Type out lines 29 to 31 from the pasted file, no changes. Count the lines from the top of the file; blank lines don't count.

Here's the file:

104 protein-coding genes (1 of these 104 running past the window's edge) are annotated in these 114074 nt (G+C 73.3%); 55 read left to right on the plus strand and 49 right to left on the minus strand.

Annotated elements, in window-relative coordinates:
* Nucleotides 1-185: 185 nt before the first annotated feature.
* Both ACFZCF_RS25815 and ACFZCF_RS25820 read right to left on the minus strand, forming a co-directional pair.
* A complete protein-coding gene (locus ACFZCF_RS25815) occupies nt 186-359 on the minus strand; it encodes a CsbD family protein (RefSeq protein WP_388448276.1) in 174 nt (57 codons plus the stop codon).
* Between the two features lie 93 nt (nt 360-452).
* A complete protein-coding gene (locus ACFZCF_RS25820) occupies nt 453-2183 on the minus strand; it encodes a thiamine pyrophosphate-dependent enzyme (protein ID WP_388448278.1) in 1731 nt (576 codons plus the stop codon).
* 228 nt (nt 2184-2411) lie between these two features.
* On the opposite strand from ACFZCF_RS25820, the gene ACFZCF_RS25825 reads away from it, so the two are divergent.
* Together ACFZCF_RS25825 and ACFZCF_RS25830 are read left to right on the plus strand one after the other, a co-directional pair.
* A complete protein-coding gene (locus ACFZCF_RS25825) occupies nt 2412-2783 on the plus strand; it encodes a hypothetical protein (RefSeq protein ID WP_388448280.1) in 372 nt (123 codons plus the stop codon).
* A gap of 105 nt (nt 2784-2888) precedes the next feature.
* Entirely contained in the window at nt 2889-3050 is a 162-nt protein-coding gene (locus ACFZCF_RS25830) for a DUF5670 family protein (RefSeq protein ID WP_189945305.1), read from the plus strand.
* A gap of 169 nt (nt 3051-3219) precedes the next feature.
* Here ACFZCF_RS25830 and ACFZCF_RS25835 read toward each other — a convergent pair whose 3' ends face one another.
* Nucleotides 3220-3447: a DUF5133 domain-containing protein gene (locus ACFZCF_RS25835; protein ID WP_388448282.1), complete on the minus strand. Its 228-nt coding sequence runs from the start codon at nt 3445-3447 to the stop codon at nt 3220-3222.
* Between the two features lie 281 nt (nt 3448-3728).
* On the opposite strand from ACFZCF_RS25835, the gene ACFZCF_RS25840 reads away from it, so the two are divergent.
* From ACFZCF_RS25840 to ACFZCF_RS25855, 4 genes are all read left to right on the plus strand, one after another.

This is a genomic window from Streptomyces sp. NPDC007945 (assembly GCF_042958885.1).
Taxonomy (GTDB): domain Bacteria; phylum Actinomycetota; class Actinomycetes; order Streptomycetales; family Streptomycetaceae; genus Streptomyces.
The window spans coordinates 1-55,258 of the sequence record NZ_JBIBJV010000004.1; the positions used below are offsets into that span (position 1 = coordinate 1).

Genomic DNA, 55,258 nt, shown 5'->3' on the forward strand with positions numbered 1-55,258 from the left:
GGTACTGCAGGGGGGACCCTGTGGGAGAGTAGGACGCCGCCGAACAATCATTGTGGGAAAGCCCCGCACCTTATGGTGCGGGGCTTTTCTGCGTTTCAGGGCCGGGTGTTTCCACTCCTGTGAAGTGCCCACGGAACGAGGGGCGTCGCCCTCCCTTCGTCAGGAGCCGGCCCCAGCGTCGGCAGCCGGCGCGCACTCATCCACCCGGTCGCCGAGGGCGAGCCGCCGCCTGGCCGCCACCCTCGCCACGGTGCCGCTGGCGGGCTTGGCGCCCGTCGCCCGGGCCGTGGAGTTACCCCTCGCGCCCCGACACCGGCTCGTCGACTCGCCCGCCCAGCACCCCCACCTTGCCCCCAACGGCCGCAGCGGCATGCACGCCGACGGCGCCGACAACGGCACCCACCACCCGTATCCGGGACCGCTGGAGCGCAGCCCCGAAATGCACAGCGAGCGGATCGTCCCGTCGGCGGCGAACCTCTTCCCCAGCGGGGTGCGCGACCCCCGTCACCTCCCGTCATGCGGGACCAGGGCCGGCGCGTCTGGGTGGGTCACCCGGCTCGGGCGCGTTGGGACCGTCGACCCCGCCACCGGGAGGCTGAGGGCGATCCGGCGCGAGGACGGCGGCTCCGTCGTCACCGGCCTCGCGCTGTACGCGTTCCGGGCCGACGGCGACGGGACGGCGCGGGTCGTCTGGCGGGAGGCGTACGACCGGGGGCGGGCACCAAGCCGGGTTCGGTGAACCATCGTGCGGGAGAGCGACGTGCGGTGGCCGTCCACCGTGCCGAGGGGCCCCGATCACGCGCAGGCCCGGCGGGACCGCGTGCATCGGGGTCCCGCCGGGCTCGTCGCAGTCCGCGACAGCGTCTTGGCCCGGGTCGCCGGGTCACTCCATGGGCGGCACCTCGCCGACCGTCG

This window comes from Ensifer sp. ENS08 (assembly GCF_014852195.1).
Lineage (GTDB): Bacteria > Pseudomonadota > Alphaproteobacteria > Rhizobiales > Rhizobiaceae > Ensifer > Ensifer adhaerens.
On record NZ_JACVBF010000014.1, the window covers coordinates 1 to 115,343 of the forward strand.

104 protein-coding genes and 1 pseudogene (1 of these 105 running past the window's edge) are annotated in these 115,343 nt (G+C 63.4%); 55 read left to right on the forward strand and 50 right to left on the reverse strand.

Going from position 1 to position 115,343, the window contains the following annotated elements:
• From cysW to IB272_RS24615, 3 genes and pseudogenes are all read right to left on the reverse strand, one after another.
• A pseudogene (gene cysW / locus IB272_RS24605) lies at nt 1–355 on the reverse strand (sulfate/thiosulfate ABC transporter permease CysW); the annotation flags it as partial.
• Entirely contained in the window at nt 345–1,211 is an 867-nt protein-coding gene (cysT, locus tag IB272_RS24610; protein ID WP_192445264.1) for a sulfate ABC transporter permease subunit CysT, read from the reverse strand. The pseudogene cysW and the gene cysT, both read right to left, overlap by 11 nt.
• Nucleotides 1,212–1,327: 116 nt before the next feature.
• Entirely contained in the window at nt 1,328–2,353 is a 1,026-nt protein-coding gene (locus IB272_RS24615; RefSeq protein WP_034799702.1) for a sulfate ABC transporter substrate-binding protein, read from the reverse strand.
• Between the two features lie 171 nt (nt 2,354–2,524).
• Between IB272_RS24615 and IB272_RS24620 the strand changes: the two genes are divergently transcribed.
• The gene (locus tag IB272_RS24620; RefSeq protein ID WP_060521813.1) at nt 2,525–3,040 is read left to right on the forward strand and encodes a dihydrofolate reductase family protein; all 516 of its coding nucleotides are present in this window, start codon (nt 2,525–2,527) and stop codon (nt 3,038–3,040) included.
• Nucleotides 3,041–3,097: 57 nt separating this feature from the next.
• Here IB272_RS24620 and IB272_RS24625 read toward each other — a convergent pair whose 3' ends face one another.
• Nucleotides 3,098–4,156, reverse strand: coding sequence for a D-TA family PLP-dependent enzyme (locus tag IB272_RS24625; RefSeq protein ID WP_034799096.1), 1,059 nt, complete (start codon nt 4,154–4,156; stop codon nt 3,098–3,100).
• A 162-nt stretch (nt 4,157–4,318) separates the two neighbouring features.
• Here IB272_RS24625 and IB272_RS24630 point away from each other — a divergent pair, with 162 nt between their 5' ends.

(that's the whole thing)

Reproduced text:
Going from position 1 to position 115,343, the window contains the following annotated elements:
• From cysW to IB272_RS24615, 3 genes and pseudogenes are all read right to left on the reverse strand, one after another.
• A pseudogene (gene cysW / locus IB272_RS24605) lies at nt 1–355 on the reverse strand (sulfate/thiosulfate ABC transporter permease CysW); the annotation flags it as partial.